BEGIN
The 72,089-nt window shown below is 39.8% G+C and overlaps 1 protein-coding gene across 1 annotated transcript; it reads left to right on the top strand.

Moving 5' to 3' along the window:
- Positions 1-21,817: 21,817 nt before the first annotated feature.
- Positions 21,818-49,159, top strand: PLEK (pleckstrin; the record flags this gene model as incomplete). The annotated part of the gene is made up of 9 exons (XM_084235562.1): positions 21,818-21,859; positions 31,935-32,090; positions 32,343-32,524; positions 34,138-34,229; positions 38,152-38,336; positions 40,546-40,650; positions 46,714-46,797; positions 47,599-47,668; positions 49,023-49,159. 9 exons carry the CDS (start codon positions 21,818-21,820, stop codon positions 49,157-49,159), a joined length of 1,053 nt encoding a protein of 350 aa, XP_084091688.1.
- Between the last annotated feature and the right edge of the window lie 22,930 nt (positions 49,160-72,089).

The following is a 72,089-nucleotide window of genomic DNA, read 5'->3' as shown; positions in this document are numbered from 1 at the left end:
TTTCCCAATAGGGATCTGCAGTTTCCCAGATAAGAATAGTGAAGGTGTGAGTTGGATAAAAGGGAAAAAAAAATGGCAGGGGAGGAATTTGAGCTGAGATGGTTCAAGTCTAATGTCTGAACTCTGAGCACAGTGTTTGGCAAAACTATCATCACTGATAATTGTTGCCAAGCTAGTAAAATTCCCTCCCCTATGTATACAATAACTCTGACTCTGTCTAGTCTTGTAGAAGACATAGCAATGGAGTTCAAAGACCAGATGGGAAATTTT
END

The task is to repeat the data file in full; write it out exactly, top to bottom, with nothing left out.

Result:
The 72,089-nt window shown below is 39.8% G+C and overlaps 1 protein-coding gene across 1 annotated transcript; it reads left to right on the top strand.

Moving 5' to 3' along the window:
- Positions 1-21,817: 21,817 nt before the first annotated feature.
- Positions 21,818-49,159, top strand: PLEK (pleckstrin; the record flags this gene model as incomplete). The annotated part of the gene is made up of 9 exons (XM_084235562.1): positions 21,818-21,859; positions 31,935-32,090; positions 32,343-32,524; positions 34,138-34,229; positions 38,152-38,336; positions 40,546-40,650; positions 46,714-46,797; positions 47,599-47,668; positions 49,023-49,159. 9 exons carry the CDS (start codon positions 21,818-21,820, stop codon positions 49,157-49,159), a joined length of 1,053 nt encoding a protein of 350 aa, XP_084091688.1.
- Between the last annotated feature and the right edge of the window lie 22,930 nt (positions 49,160-72,089).

The following is a 72,089-nucleotide window of genomic DNA, read 5'->3' as shown; positions in this document are numbered from 1 at the left end:
TTTCCCAATAGGGATCTGCAGTTTCCCAGATAAGAATAGTGAAGGTGTGAGTTGGATAAAAGGGAAAAAAAAATGGCAGGGGAGGAATTTGAGCTGAGATGGTTCAAGTCTAATGTCTGAACTCTGAGCACAGTGTTTGGCAAAACTATCATCACTGATAATTGTTGCCAAGCTAGTAAAATTCCCTCCCCTATGTATACAATAACTCTGACTCTGTCTAGTCTTGTAGAAGACATAGCAATGGAGTTCAAAGACCAGATGGGAAATTTT